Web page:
I like the way you outlined your thought and drove it home.  I’m sharing this with my dad right away.  He’s 54 already and this will be very important to him.

    1. Jomata, thanks for the visit and for sharing your thoughts.  

      I don’t know.  At 25, I don’t think I was at all sure where I was going to be in my 60’s and 70’s.  My own feeling is that at the start of your journey, your business is probably about grabbing onto as many different ways of living as you can, exploring what this big old world has to offer and tasting and feeling whatever you like that’s on offer.  

      If you play it that way, maybe by the time you can see the backside of 60 coming up, you’ll be so full of tastes and feels and different ways of doing things that you’ll be able to pick out how you want to be dancing your way on outa here.  

      Knowing you’re likely to be living for long and long seems to me to be a really good excuse to play as hard as you can and get as good as you can at what you like doing.

      And when you get old, the playing doesn’t have to stop.

      Please do come again.  

  12. Lizzychris says:

    Hello there, nice article you have there on “retirement”

    What really caught my attention is that one can be of age to retire but still fit and healthy! Thanks to improvement in medicine and other health related firms, we can be 60 and have the body of 35!  So at that point retirement really sucks. 

    I like the idea of ” encore career”, I will keep it in mind . Thanks

    1. Lizzychris, thanks for the visit and for sharing your thoughts.  An “encore career” does keep life interesting after you’ve been around for more than half-a-century or so.  

      Here’s a thought:  instead of waiting until you get closer to retirement, you might want to start setting up for your next career while you’re still doing the first one.  (It gets way interesting when you do that.)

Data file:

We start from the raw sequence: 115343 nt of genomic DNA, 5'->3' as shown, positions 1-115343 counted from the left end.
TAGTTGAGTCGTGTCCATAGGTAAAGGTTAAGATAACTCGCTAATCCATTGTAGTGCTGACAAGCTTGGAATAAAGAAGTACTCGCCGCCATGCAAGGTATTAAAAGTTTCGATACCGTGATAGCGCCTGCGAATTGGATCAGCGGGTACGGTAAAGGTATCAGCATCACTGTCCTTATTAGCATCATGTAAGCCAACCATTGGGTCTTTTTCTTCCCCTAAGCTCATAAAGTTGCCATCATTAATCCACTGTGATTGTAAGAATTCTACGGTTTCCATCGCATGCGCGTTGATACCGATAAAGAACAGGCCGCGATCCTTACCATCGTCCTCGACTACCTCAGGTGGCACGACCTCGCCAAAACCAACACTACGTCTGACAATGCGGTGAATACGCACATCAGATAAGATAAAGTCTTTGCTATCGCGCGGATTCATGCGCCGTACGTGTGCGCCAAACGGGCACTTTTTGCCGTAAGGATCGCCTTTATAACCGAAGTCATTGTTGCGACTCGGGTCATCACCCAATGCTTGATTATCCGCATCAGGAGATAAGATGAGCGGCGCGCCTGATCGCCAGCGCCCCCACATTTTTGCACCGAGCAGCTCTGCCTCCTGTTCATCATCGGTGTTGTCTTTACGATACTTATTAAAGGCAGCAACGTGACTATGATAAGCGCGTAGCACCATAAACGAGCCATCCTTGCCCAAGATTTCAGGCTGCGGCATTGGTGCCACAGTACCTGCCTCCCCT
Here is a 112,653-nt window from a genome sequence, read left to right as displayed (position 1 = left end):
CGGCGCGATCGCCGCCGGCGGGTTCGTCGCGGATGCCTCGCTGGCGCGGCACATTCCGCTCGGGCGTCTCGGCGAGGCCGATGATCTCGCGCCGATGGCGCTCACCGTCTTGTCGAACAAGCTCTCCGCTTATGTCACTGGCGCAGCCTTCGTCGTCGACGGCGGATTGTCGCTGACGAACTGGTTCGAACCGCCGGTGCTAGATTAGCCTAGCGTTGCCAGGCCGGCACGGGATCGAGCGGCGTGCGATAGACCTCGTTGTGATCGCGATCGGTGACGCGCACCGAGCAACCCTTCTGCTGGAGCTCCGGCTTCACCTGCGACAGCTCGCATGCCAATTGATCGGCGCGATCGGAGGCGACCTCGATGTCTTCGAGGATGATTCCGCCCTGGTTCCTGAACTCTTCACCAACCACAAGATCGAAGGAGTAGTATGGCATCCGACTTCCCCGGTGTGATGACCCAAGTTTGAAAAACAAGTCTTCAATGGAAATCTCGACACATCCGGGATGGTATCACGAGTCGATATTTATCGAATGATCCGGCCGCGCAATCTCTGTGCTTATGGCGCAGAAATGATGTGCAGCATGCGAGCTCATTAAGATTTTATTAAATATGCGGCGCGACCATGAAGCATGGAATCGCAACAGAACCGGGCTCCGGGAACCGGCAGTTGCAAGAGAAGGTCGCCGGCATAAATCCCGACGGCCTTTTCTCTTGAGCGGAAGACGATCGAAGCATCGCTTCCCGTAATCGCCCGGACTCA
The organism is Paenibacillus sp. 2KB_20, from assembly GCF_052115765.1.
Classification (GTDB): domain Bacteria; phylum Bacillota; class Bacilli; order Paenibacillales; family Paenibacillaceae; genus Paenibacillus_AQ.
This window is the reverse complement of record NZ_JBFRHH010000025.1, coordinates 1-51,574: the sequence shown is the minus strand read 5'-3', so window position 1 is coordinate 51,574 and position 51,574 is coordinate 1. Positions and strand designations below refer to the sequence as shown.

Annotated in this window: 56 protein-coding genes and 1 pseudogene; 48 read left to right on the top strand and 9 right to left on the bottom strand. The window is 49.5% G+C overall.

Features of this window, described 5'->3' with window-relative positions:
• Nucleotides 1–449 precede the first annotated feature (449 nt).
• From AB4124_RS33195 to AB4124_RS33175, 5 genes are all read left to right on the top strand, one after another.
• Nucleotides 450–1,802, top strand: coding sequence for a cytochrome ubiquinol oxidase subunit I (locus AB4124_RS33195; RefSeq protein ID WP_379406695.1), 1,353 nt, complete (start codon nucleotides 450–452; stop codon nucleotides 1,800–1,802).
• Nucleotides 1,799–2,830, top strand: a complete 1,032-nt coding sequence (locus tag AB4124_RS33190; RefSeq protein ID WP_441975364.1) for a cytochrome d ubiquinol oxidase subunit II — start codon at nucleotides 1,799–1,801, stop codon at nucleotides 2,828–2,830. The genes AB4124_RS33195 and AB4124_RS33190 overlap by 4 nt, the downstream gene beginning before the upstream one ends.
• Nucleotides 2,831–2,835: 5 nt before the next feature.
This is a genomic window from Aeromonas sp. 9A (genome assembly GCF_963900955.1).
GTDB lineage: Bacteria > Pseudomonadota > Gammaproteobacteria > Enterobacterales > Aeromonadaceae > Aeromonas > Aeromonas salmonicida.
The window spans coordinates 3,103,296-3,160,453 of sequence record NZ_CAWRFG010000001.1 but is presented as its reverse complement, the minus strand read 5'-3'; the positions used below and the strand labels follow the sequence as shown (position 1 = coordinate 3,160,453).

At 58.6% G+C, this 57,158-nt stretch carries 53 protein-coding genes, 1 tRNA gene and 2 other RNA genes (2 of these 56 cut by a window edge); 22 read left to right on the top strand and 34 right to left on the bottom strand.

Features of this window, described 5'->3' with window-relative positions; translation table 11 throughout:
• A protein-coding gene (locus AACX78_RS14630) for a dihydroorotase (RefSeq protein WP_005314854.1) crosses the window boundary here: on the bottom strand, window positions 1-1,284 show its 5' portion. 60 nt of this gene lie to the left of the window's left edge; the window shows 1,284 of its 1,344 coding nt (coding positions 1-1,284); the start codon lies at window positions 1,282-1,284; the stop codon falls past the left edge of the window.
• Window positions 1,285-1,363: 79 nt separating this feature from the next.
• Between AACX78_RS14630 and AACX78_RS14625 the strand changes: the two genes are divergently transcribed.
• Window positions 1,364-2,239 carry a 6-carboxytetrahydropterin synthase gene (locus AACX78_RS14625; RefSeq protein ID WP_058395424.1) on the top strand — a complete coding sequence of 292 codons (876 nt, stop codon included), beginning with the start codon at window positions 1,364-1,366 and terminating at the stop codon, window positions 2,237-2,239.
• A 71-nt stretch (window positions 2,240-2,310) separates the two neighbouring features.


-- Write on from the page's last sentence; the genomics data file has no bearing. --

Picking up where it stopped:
Please do come again.

  13. PayneMastrFlex says:

    Thanks for the interesting read. I definitely have ran into my fair share of people who  have retired and then get so bored out of their mind they end up finding something else to do! 

    I think it is important for people to strive to retire with the business not retire from business – leaving a legacy to the next generation is huge. Allowing your ceiling to become your children’s foundation is the only way to build generational wealth.

    1. PayneMastrFlex, thanks for the visit and for sharing your thoughts.  I like the way your thoughts are trending.  “Allowing your ceiling to become your children’s foundation” is a beautiful turn of phrase.

      Please do come again….

  14. Stacey Daniels says:


    I have now joined the “Longevity Revolution”.  My full time working years were relatively healthy, with the exception of a little operation about eight years ago, and financially satisfying. However, after six months of retirement, I was itching to find an “Encore Career”.  I think there are a few more things I can share before my time is up.

    So, your topic caught my attention and I will be sharing said topic with others who are in the same boat.  

    The content and layout were great.  However, an awful to digest in our twitter world where most people are not programmed to sit and read for more than ten minutes at a time.  That being said, I think the way you presented the material is so engaging, most readers looking for an “Encore Career”, will have a hard time putting this article down.

    Good job.


    1. Good on ya, Stacey!  You go!  An encore career is surely an exciting thing to go do.

      I do hear what you’re saying about the length of the post, but I am finding that if the topic warrants it, I have a hard time turning it into sushi.  Hee!

      Please do come again….